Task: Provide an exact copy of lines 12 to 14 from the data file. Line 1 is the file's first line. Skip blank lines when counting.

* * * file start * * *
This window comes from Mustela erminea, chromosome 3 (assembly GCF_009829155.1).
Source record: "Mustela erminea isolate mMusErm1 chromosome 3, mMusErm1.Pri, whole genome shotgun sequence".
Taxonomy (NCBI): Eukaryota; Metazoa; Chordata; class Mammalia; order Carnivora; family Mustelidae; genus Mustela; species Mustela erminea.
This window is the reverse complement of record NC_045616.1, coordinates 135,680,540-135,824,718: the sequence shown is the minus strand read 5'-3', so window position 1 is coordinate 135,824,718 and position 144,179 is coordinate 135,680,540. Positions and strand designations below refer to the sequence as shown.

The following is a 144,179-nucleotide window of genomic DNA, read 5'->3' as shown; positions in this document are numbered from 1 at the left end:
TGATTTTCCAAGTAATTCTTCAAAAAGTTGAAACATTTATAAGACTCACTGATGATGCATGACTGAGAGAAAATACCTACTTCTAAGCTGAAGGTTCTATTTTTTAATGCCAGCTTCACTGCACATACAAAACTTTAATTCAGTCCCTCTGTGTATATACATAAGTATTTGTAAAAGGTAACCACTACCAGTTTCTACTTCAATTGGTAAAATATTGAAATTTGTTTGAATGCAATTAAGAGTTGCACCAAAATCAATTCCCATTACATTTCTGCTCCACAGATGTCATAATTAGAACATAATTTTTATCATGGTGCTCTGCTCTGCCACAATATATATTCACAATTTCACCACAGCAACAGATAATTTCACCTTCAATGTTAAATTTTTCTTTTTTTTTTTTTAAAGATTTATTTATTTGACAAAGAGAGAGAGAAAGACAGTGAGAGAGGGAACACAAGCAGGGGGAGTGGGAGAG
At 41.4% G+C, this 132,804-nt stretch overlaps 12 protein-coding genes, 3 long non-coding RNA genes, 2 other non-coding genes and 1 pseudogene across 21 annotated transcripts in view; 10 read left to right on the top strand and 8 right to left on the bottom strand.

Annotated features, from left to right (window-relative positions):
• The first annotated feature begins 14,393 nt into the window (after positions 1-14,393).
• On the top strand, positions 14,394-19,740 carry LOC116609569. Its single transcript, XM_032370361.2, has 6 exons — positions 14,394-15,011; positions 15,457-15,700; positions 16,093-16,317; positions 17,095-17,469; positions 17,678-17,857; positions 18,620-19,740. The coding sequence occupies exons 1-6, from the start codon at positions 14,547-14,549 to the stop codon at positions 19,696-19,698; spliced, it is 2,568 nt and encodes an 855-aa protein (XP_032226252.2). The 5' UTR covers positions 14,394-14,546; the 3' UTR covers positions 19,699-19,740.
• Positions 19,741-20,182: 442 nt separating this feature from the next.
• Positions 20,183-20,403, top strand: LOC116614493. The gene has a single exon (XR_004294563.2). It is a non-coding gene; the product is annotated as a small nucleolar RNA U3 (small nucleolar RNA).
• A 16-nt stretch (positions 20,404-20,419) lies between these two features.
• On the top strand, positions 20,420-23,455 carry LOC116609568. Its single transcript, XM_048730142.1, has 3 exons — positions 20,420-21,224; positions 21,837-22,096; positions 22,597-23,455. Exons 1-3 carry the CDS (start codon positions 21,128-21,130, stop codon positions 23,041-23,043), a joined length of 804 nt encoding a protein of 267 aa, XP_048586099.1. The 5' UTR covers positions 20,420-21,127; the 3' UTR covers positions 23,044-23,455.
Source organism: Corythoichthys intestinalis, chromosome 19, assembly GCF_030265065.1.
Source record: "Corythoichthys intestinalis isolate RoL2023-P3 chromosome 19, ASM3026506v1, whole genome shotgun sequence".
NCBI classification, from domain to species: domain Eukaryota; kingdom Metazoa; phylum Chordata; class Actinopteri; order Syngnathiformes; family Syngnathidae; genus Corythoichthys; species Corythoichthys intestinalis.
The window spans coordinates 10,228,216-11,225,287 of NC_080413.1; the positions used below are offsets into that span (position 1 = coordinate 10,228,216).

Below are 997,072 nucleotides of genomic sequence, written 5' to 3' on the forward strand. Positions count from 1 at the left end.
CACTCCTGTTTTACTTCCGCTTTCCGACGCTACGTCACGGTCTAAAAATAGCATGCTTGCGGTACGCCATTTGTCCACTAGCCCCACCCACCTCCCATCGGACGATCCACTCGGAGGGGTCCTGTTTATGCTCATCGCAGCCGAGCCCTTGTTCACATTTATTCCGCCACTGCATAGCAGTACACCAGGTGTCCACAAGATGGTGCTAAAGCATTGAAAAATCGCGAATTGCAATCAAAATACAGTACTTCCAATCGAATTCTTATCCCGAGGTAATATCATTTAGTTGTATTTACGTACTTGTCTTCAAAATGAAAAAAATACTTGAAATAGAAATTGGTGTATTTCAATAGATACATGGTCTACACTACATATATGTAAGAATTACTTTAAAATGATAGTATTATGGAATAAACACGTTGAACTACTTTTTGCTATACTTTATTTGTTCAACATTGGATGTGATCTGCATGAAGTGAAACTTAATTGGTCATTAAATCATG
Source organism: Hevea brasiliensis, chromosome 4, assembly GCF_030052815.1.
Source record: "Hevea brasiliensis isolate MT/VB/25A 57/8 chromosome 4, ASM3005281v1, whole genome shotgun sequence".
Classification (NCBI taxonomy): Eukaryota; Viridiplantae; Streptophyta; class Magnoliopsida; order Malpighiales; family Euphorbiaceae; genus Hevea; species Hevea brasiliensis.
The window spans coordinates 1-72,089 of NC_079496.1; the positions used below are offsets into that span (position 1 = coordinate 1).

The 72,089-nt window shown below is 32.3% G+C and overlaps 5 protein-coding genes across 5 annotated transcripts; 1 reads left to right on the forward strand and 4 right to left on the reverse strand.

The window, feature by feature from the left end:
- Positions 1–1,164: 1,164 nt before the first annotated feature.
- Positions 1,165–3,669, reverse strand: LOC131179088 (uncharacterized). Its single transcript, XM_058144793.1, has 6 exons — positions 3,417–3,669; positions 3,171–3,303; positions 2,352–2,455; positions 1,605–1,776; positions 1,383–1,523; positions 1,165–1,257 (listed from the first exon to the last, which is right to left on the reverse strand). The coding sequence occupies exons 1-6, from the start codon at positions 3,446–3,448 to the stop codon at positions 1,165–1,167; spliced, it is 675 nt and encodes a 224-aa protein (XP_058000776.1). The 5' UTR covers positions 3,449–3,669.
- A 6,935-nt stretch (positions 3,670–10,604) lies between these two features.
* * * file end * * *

• Positions 20,183-20,403, top strand: LOC116614493. The gene has a single exon (XR_004294563.2). It is a non-coding gene; the product is annotated as a small nucleolar RNA U3 (small nucleolar RNA).
• A 16-nt stretch (positions 20,404-20,419) lies between these two features.
• On the top strand, positions 20,420-23,455 carry LOC116609568. Its single transcript, XM_048730142.1, has 3 exons — positions 20,420-21,224; positions 21,837-22,096; positions 22,597-23,455. Exons 1-3 carry the CDS (start codon positions 21,128-21,130, stop codon positions 23,041-23,043), a joined length of 804 nt encoding a protein of 267 aa, XP_048586099.1. The 5' UTR covers positions 20,420-21,127; the 3' UTR covers positions 23,044-23,455.